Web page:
Lifespan and skeletal muscle properties the effects of genetic background, physical activity and aging
Published inStudies in sport, physical education and health
Obesity and metabolic disorders have become a notable world-wide epidemic. The pathogenesis of metabolic diseases, such as metabolic syndrome and type 2 diabetes, has begun to negatively affect life expectancy of current generations. Low aerobic capacity has shown to be a strong predictor of mortality both in rodents and humans. Exercise is known to increase an individual’s aerobic capacity; interestingly, recent studies have suggested that genetic background may play a significant role in the physical activity level of an individual. The purpose of this study was to investigate the role of genetic background and physical activity on skeletal muscle properties, metabolism and lifespan. The study consisted of three parts: (1) a cross-sectional voluntary running intervention in high-capacity runner (HCR) and low-capacity runner (LCR) rats, (2) a longitudinal voluntary running intervention in HCR and LCR rats, and (3) a long- term follow-up study with physical activity discordant human twins. Our study showed that low intrinsic aerobic capacity is associated with fast muscular fatigue and slow metabolic recovery after maximal muscle contractions. At the whole- body level, low intrinsic aerobic capacity was linked to low body temperature, which may play a role in the onset of gaining extra weight and, thus, developing metabolic disorders. High intrinsic aerobic capacity in turn was associated with elevated SIRT3 protein level in skeletal muscle, which is possibly linked to increased lifespan. Nevertheless, vigorous physical activity commenced at adult age did not reduce mortality or increase lifespan in rodents. High long-term participation in vigorous leisure-time physical activity did predict significantly reduced mortality in dizygotic twins; however, there was no difference in the lifespan of monozygotic twins that are genetically identical. HCRs were more physically active both in control and voluntary running groups when compared to corresponding LCR groups. Also, the persistent discordances in participation of vigorous physical activity were significantly more common in dizygotic twin pairs than in monozygotic pairs stating that genes have an influence on the persistent voluntary participation in vigorous leisure-time physical activity. Our results indicated that genetic predisposition plays a significant role in exercise participation, hence, genetic pleiotropy may partly explain the associations observed previously between high physical activity and mortality. ...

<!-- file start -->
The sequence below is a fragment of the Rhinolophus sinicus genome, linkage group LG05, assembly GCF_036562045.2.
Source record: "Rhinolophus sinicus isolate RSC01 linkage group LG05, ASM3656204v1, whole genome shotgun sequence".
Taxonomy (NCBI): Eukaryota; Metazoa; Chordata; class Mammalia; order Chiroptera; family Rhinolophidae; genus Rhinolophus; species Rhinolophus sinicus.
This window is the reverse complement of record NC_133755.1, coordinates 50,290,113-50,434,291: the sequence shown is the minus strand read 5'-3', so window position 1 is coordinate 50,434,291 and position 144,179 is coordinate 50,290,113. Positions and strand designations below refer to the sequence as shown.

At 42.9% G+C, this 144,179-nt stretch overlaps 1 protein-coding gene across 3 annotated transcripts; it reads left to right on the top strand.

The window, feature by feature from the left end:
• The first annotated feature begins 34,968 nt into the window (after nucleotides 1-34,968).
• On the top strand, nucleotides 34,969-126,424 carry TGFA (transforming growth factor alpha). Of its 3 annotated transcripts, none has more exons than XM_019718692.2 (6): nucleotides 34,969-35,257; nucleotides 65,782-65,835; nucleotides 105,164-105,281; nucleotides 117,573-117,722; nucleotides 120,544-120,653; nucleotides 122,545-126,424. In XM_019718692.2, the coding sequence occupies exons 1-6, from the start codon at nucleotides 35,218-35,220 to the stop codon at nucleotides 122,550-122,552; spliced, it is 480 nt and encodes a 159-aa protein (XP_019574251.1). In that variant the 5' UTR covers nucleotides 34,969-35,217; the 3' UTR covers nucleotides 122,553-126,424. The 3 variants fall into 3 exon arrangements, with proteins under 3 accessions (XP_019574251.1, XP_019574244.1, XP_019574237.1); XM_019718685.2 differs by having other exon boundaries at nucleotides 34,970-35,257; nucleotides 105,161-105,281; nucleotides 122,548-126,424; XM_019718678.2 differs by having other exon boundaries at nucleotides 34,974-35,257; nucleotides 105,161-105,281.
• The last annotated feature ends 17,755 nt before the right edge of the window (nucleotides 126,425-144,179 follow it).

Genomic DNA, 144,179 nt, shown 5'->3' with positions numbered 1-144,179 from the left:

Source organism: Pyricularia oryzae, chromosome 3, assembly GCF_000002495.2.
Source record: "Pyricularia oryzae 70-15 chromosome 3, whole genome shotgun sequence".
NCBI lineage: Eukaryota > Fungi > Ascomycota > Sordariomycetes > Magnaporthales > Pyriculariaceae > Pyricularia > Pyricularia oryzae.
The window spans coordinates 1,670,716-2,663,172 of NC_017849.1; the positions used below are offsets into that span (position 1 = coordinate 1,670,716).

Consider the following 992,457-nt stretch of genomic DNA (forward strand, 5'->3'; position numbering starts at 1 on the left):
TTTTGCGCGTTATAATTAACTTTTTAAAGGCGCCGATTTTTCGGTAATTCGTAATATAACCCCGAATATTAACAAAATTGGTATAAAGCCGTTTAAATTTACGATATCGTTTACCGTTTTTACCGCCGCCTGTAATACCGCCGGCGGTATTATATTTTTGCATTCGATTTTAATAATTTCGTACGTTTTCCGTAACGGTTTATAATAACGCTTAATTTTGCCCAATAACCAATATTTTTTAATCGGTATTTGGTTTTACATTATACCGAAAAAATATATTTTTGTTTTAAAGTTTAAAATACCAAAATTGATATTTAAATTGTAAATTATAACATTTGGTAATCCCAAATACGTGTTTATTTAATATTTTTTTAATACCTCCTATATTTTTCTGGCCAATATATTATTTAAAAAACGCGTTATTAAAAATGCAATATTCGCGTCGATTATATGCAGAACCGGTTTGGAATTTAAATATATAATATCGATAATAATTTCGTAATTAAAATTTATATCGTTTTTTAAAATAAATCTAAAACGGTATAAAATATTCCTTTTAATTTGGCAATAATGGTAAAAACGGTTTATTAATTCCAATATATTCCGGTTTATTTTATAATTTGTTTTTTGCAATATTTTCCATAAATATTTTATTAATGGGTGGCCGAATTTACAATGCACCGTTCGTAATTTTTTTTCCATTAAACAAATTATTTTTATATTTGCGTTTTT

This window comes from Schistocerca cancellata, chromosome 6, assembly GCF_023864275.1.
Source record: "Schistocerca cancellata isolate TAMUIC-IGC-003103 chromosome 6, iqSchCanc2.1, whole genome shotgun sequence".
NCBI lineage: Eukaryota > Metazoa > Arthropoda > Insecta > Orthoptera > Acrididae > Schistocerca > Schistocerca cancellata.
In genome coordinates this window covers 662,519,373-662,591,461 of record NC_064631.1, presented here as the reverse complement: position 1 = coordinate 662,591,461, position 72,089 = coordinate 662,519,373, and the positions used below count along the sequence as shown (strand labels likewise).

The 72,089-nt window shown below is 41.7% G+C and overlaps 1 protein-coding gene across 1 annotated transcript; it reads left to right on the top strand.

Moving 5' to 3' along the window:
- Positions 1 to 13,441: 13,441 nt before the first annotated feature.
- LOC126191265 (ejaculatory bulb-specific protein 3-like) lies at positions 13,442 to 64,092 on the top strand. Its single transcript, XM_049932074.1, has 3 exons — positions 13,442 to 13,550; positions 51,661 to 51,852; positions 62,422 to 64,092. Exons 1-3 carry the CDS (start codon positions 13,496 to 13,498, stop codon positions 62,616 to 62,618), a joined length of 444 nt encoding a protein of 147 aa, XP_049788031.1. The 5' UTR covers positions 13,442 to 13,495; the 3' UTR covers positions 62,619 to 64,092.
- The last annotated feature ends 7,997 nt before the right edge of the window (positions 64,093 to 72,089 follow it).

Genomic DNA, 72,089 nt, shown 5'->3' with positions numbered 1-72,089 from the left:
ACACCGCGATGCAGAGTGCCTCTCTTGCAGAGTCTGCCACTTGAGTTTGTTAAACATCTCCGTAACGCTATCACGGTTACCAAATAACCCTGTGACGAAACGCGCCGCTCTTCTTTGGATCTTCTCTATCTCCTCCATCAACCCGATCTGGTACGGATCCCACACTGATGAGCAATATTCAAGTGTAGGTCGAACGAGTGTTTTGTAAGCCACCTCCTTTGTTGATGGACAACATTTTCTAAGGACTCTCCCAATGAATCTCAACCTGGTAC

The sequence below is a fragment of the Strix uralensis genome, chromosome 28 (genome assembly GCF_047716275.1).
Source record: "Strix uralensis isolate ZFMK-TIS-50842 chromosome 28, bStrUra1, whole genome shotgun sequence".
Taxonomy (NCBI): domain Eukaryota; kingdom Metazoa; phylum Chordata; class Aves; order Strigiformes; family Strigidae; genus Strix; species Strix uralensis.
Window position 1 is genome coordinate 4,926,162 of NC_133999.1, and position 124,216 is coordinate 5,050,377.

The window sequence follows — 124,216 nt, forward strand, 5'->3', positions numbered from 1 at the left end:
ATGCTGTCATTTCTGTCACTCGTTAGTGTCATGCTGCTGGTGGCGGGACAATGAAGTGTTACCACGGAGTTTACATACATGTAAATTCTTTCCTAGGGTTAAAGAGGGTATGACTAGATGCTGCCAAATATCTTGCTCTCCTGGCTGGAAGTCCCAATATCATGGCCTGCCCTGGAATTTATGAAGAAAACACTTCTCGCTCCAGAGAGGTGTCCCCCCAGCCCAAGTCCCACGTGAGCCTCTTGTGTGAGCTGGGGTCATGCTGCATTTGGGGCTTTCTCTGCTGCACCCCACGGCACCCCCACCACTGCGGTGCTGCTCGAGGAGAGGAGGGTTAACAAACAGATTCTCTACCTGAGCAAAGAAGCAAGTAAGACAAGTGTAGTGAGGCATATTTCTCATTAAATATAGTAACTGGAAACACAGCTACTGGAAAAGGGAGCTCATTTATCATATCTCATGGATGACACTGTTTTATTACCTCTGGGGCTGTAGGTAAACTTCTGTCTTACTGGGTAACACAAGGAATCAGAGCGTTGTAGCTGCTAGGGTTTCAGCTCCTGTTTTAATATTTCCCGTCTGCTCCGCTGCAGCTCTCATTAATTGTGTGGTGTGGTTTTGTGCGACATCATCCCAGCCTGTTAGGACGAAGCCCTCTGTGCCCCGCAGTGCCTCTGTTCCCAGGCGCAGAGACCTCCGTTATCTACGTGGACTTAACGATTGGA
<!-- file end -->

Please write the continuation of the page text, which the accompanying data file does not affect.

PublisherUniversity of Jyväskylä
- Article I: Torvinen, S.,Silvennoinen, M., Piitulainen, H., Närväinen, J., Tuunanen, P., Gröhn, O., L., M., Koch, L.G., Britton, S.L. & Kainulainen, H. 2012. Rats bred for low aerobic capacity become promptly fatigued and have slow metabolic recovery after stimulated, maximal muscle contractions. PloS One 7 (11), e48345. Please see.
- Article II: Karvinen, S., Waller, K., Silvennoinen, M., Koch, L.G., Britton, S.L., Kaprio, J., Kainulainen, H. & Kujala, U.M. 2015. Physical activity in adulthood: genes and mortality. Scientific Reports. 15;5:18259. DOI: 10.1038/srep18259
- Article III: Karvinen, S., Silvennoinen, M., Vainio, P., Sistonen, L., M., Koch, L.G., Britton, S.L. & Kainulainen, H. 2016. Effects of intrinsic aerobic capacity, aging and voluntary running on skeletal muscle sirtuins and heat shock proteins. Experimental Gerontology 79: 46–54 . DOI: 10.1016/j.exger.2016.03.015 .
- Article IV: Karvinen, S., Silvennoinen, M., Ma, H., Törmäkangas, T., Rantalainen, T., Rinnankoski-Tuikka, R., Lensu, S., Koch, L.G., Britton, S.L., & Kainulainen, H. 2016. Voluntary running aids to maintain high thermogenesis in rats bred for high aerobic capacity. Submitted for publication.
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